C&N set to raise offer for Thomson

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The Independent Online

The German holiday firm C&N Touristic is set to raise its bid for Britain's Thomson Travel in a move that analysts say could lead to an agreed deal.

C&N is thought to be on the verge of tabling an offer of at least 155p per share which would value Thomson at £1.55bn-£1.6bn. Thomson shares closed 10p higher at 143p yesterday.

The joint owners of C&N have been holding board meetings in the last few days to approve their next step. The board of Lufthansa, which controls 50 per cent of C&N, met last week. The board of Karstadt, which owns the other 50 per cent, met yesterday. A formal bid is expected either today or on Monday.

However, institutional investors in Thomson warned yesterday that an offer of 155p may fail. One leading shareholder in Thomson said: "I would have thought that 150p would be rejected, 160p would be accepted and 155p would be right on the edge. This deal is obviously quite strategic for them [C&N] and if they are too tight they could lose it."

The fund manager highlighted the example of Lafarge's bid for Blue Circle Industries, which failed after the French building materials group pitched its offer too tightly. "People are not rushing to exit Thomson," another fund manager said. "They are quite happy to sit there."

Some analysts said Airtours' ambitions to expand in Germany may spur C&N to raise its offer for Thomson to closer to 160p in order to clinch it. Airtours is in talks with SAir of Switzerland about the group's German travel interests.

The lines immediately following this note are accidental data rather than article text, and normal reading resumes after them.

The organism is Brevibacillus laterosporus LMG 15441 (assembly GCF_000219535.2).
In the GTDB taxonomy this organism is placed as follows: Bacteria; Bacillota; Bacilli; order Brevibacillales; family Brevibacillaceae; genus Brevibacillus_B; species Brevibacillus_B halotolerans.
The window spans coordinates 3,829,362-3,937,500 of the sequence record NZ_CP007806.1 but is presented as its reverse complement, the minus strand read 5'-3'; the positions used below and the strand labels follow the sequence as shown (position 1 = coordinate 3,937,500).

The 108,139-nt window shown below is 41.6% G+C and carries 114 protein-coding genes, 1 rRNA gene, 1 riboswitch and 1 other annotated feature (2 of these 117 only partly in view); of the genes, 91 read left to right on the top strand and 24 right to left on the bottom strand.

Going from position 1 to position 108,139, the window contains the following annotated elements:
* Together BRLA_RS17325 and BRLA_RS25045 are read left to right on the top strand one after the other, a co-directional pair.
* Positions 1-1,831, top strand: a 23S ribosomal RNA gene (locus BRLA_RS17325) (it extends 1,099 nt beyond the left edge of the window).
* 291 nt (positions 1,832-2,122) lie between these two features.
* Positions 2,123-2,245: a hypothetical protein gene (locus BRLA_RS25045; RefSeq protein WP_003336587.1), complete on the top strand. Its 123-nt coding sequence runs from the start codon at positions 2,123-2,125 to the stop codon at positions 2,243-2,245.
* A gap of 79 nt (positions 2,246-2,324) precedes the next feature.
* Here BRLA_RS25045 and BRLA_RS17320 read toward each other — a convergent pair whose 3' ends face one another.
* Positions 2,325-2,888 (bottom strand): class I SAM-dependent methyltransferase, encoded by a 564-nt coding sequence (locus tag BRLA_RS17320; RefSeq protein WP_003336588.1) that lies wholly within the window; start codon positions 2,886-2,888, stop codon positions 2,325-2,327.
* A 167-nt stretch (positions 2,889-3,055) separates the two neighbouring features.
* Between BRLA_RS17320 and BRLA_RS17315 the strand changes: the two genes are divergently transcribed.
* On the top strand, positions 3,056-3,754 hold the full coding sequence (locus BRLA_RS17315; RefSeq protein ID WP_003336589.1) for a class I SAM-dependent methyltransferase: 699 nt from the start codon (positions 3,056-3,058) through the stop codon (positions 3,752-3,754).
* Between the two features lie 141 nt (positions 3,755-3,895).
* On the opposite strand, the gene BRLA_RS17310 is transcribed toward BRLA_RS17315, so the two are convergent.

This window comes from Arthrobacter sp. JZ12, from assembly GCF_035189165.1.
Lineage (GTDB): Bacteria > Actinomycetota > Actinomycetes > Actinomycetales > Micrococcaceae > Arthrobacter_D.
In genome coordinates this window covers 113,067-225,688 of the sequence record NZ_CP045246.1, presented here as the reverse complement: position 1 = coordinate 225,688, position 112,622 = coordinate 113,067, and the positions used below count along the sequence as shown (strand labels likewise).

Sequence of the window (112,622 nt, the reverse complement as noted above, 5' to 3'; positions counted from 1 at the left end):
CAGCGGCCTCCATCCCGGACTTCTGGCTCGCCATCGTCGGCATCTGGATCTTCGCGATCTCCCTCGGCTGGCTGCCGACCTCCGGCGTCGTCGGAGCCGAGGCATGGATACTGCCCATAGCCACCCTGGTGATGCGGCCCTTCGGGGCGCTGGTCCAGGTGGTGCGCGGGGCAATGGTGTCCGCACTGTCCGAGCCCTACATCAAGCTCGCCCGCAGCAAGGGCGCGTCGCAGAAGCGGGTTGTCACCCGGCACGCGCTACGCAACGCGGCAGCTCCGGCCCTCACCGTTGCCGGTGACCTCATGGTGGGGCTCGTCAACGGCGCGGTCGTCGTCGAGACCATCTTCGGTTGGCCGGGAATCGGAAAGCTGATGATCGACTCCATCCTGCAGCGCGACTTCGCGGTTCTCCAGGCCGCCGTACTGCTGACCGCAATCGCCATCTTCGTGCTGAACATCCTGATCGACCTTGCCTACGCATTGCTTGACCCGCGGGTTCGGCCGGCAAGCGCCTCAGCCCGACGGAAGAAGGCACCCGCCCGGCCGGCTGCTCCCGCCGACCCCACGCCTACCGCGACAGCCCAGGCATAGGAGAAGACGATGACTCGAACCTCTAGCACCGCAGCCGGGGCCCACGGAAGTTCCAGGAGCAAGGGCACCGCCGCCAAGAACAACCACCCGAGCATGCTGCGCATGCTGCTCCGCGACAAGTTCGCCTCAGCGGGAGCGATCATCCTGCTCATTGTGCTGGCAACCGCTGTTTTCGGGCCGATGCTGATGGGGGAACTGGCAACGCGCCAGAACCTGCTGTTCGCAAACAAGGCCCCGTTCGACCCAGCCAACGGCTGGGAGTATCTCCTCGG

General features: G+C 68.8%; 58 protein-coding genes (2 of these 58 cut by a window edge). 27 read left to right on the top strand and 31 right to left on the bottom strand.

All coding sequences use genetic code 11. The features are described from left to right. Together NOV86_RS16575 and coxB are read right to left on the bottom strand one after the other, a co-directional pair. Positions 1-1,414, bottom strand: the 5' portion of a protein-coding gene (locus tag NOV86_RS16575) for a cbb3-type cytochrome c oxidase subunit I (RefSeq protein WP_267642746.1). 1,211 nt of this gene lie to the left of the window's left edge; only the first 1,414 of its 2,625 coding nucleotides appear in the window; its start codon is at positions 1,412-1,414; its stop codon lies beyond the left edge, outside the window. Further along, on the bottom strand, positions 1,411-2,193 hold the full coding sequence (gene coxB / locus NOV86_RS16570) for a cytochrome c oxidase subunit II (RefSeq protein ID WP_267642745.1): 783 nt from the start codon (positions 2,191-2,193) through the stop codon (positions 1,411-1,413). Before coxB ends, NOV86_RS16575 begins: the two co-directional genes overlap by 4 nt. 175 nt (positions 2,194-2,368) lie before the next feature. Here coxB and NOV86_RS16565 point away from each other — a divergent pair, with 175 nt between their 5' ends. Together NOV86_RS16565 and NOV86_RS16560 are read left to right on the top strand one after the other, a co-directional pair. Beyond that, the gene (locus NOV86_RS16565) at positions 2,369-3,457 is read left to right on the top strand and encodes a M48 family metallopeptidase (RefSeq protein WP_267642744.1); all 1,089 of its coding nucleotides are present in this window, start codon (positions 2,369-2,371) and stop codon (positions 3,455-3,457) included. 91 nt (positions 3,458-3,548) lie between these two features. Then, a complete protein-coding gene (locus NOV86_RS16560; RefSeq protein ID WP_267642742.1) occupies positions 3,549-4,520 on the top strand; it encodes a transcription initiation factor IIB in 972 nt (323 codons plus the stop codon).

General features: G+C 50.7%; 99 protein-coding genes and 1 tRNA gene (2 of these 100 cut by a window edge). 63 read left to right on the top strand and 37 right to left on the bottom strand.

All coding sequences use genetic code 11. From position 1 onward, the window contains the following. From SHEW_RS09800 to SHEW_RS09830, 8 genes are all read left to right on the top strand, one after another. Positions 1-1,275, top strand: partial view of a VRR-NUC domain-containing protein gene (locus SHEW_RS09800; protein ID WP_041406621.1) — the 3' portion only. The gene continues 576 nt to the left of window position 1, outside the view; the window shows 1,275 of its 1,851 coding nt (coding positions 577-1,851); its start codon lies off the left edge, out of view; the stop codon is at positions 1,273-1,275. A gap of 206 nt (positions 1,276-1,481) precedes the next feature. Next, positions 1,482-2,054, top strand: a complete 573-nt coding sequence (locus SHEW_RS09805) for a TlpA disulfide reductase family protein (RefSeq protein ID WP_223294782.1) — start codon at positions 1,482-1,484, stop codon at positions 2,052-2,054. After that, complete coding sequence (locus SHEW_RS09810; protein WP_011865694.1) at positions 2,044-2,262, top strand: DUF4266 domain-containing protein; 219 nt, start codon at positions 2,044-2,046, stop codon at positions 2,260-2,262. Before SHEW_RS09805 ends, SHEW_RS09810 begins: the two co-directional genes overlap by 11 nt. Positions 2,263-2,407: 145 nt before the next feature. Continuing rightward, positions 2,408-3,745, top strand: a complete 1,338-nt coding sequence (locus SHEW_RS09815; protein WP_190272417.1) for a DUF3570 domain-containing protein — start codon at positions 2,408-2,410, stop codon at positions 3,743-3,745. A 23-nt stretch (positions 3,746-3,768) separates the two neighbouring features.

C&N has already had indicative bids of 130p and 145p per share rejected by Thomson. However, some analysts said 155p could be enough. "I would have thought commonsense would prevail and a deal would be struck at that kind of level," one said.

It is understood that C&N has been in touch with Thomson's advisers over the last few days over the improved terms. The German group has said all along that it would prefer an agreed deal. It has virtually ruled out going hostile, saying an aggressive move would cause too much damage to the Thomson business.

Thomson shares were priced at 170p per share when the company came to the stock market two years ago. But the company has struggled in the face of stiff competition and strategic blunders, which included a threat to flood the UK market with cheap holidays when Airtours launched an ultimately unsuccessful bid for First Choice Holidays.

Under Charles Gurassa, Thomson's new chief executive, the company has started to recover. He has said he would not even come to the negotiating table with C&N if the offer was less than 150p per share.

The Thomson family holds a key stake of 23 per cent in the company. Around 500,000 small shareholders own around 20 per cent. Many were lured in by the promise of discounted holidays for founder shareholders.

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